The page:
Lydia called to the woman. “You, madam, in the purple sweater. That’s right, stand up.” She turned to her assistant. “Troy, can you bring this lady onto the st—”
Lydia’s head whipped back to the audience to see who’d spoken. Oh God. It was the bored-looking man in the suit. “I’m afraid you’re too late, Sir.” She labored the word, pouring as much sarcasm into it as she could muster.
She knew his type. He was probably a lawyer or a high-level manager, the sort of person who expected everyone to work around him, who always made sure that he got his own way. Well in this case, he’d missed his chance. He should have acted faster.
But wait. Now the man was leaning toward the lady. He whispered into her ear. The woman smiled.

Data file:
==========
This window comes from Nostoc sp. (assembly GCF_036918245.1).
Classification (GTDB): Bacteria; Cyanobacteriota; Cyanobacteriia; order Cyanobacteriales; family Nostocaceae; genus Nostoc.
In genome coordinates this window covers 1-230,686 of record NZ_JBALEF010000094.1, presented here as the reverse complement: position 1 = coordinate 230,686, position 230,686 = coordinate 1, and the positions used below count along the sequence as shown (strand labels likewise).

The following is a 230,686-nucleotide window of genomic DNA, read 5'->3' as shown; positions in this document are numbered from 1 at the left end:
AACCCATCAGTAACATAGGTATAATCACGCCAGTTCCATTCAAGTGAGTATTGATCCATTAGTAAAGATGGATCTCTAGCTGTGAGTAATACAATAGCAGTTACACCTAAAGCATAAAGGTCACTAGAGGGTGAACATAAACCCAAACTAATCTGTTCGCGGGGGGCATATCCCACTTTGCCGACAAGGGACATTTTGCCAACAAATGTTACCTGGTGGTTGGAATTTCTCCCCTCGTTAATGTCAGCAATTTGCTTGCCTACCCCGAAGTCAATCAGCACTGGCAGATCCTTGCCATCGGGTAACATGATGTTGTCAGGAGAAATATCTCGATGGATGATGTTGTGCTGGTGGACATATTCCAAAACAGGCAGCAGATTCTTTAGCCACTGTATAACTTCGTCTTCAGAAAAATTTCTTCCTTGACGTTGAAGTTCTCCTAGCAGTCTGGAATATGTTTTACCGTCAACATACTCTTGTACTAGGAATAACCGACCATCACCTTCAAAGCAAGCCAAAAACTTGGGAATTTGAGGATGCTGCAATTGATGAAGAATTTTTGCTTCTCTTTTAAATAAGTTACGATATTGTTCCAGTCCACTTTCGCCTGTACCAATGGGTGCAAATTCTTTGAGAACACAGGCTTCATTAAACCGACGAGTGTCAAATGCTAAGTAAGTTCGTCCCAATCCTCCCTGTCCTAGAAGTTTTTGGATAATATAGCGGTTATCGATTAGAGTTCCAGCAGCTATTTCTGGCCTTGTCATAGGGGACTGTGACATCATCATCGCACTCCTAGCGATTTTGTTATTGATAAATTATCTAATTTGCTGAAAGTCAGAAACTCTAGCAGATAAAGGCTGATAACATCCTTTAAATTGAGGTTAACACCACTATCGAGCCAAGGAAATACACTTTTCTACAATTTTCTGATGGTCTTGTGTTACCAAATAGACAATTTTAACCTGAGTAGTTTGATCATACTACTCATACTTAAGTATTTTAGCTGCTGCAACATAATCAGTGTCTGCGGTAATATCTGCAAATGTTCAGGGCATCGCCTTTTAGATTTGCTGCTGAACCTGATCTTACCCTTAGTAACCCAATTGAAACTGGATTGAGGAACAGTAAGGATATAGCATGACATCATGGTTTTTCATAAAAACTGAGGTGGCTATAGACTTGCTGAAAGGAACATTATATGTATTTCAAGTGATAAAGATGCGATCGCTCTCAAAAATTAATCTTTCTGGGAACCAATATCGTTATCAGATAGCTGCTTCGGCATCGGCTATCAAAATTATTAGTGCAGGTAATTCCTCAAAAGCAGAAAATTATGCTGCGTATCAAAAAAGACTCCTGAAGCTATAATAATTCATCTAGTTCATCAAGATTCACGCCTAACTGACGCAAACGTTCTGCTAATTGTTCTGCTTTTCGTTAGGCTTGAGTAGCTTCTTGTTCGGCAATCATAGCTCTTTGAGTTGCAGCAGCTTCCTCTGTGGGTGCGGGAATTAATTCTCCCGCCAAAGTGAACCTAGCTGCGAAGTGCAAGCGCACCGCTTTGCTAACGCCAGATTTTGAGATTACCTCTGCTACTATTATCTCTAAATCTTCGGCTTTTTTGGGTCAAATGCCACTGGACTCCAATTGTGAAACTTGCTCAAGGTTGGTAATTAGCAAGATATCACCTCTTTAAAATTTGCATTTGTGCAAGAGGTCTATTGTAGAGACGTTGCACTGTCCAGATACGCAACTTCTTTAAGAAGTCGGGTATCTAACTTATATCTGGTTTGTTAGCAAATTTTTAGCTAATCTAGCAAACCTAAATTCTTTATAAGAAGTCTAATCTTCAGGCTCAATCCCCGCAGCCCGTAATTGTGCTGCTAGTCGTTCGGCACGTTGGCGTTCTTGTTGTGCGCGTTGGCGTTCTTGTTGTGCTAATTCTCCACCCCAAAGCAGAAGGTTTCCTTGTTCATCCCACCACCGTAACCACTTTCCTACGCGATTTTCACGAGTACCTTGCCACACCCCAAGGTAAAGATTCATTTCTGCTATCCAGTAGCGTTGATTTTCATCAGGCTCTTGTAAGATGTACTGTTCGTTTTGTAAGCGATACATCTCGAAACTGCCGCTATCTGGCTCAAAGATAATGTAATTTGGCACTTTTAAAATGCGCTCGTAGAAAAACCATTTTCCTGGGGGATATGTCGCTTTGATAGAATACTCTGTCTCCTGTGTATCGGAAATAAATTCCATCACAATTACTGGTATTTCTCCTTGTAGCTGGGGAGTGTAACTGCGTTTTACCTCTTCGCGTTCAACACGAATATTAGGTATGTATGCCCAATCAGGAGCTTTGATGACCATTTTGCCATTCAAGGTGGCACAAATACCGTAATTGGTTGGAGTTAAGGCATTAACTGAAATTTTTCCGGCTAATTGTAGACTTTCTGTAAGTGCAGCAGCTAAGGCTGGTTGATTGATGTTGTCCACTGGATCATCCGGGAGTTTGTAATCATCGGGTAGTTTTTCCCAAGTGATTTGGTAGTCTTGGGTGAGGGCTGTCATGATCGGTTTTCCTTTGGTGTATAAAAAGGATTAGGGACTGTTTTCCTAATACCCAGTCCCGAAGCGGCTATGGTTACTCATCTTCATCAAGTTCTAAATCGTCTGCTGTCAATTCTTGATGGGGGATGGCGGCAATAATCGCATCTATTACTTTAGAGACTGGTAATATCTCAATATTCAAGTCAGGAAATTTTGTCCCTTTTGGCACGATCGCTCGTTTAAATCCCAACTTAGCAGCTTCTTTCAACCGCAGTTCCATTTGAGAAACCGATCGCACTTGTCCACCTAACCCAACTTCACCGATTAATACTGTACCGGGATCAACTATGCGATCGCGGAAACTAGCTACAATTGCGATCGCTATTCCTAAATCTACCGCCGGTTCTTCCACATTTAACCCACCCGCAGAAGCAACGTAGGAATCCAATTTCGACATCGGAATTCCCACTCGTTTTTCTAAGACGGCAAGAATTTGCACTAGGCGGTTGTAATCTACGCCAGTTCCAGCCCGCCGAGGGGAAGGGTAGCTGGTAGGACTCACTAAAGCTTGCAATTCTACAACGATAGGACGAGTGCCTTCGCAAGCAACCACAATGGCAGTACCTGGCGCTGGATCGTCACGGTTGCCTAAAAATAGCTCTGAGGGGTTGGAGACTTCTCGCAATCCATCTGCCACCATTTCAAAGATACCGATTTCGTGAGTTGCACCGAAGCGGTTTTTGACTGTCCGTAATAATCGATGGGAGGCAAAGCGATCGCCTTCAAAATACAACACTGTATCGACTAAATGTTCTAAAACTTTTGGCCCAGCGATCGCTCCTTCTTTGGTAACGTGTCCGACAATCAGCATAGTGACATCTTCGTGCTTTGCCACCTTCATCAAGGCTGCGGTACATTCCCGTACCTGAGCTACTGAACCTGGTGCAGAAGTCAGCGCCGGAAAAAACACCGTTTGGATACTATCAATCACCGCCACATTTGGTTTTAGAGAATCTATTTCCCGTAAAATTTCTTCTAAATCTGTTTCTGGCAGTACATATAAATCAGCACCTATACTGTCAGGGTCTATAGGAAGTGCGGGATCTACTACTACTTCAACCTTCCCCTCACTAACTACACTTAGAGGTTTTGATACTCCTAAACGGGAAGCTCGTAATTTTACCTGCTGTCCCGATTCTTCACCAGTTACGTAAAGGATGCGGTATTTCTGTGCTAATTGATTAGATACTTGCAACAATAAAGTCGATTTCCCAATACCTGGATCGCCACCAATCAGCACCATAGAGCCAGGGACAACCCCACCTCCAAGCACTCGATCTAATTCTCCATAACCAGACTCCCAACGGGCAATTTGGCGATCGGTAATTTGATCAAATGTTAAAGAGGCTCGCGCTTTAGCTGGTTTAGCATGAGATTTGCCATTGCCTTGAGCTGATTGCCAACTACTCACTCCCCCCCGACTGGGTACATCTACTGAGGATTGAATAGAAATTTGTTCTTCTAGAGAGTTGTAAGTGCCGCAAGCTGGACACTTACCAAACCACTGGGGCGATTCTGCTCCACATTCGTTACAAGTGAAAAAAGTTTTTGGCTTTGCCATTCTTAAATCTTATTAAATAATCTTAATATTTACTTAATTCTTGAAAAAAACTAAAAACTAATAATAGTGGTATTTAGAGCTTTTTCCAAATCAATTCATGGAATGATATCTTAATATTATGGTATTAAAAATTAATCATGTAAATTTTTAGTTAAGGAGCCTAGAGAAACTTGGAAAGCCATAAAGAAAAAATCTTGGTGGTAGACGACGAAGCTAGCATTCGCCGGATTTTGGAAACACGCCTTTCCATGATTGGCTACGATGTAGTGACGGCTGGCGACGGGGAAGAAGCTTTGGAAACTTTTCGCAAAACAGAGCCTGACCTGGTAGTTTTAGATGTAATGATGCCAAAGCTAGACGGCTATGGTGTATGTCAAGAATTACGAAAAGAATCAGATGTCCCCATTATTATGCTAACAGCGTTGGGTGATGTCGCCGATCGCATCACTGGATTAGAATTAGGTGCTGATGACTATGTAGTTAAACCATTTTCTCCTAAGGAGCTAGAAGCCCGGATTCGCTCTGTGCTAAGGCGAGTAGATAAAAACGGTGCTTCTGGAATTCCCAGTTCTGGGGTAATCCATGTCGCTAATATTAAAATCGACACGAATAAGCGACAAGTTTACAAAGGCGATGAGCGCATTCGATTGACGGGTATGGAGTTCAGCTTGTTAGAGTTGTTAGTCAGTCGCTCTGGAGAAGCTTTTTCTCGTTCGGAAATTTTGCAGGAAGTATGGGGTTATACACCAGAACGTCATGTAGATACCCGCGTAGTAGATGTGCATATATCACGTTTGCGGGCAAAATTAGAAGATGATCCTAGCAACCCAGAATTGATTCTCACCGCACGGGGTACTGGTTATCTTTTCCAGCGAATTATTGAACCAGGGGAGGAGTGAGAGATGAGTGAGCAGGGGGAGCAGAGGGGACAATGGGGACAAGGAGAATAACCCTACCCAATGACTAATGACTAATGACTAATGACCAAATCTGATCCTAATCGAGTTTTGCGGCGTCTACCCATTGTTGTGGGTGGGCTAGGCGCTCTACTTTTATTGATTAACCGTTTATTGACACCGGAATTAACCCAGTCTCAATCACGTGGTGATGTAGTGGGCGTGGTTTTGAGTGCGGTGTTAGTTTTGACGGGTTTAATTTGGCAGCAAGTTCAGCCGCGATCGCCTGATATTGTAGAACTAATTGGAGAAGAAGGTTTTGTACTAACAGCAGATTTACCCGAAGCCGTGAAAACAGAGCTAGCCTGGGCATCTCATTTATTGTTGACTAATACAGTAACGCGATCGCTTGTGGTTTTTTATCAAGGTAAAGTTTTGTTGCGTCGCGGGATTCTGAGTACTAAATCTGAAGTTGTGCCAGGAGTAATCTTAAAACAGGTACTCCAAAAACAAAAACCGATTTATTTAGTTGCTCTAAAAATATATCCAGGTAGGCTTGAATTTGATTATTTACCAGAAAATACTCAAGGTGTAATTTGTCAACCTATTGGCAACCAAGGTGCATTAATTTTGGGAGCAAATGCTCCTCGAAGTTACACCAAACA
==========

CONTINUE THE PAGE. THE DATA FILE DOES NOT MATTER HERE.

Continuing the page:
“Madam? Care to join us?” Lydia’s voice held a hint of desperation.
The lady shook her head and said something that Lydia couldn’t hear. The man stood and strode past the row of seats at the front toward the steps that led to the stage. Lydia swallowed. Things were spiraling, slipping out of her control.
As if in a daze, she watched Troy head down the stairs to collect the man. Usually this worked well. Women loved being escorted by Troy. Lydia had flipped the gender stereotype. Most magicians were male and had a female assistant, a cute-looking gal. Well, she had a cute-looking guy.
Troy—his stage name, while his real name was Tim—was ripped, jacked. When he wasn’t touring with Lydia, he worked as a spin instructor at a gym. He had a sunbed orange tan and his skin shone with baby oil. She had dressed him in the perfect beefcake outfit of a pair of Lycra hot pants—booty shorts that hugged his butt cheeks.
But the man in the suit was not enjoying Troy. The man in the suit was appalled.